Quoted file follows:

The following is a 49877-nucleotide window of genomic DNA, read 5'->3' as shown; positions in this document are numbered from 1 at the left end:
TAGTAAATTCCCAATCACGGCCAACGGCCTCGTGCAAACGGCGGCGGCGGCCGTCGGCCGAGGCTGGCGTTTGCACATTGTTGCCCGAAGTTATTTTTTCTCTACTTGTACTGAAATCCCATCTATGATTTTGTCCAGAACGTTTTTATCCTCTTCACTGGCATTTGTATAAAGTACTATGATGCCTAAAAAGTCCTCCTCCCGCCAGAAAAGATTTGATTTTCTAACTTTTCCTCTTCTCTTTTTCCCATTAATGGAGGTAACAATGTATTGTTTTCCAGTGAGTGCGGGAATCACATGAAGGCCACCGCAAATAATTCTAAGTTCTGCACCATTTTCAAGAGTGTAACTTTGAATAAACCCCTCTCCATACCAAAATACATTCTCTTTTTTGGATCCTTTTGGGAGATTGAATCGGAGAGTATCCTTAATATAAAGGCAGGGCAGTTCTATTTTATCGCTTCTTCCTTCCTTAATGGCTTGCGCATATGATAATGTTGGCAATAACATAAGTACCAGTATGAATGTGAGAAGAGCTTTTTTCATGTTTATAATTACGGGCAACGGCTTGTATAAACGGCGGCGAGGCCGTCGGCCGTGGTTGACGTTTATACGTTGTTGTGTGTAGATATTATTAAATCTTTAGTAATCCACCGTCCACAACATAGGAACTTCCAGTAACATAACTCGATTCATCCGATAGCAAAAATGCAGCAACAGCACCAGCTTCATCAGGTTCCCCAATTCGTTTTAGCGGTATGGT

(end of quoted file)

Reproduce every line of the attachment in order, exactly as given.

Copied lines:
The following is a 49877-nucleotide window of genomic DNA, read 5'->3' as shown; positions in this document are numbered from 1 at the left end:
TAGTAAATTCCCAATCACGGCCAACGGCCTCGTGCAAACGGCGGCGGCGGCCGTCGGCCGAGGCTGGCGTTTGCACATTGTTGCCCGAAGTTATTTTTTCTCTACTTGTACTGAAATCCCATCTATGATTTTGTCCAGAACGTTTTTATCCTCTTCACTGGCATTTGTATAAAGTACTATGATGCCTAAAAAGTCCTCCTCCCGCCAGAAAAGATTTGATTTTCTAACTTTTCCTCTTCTCTTTTTCCCATTAATGGAGGTAACAATGTATTGTTTTCCAGTGAGTGCGGGAATCACATGAAGGCCACCGCAAATAATTCTAAGTTCTGCACCATTTTCAAGAGTGTAACTTTGAATAAACCCCTCTCCATACCAAAATACATTCTCTTTTTTGGATCCTTTTGGGAGATTGAATCGGAGAGTATCCTTAATATAAAGGCAGGGCAGTTCTATTTTATCGCTTCTTCCTTCCTTAATGGCTTGCGCATATGATAATGTTGGCAATAACATAAGTACCAGTATGAATGTGAGAAGAGCTTTTTTCATGTTTATAATTACGGGCAACGGCTTGTATAAACGGCGGCGAGGCCGTCGGCCGTGGTTGACGTTTATACGTTGTTGTGTGTAGATATTATTAAATCTTTAGTAATCCACCGTCCACAACATAGGAACTTCCAGTAACATAACTCGATTCATCCGATAGCAAAAATGCAGCAACAGCACCAGCTTCATCAGGTTCCCCAATTCGTTTTAGCGGTATGGT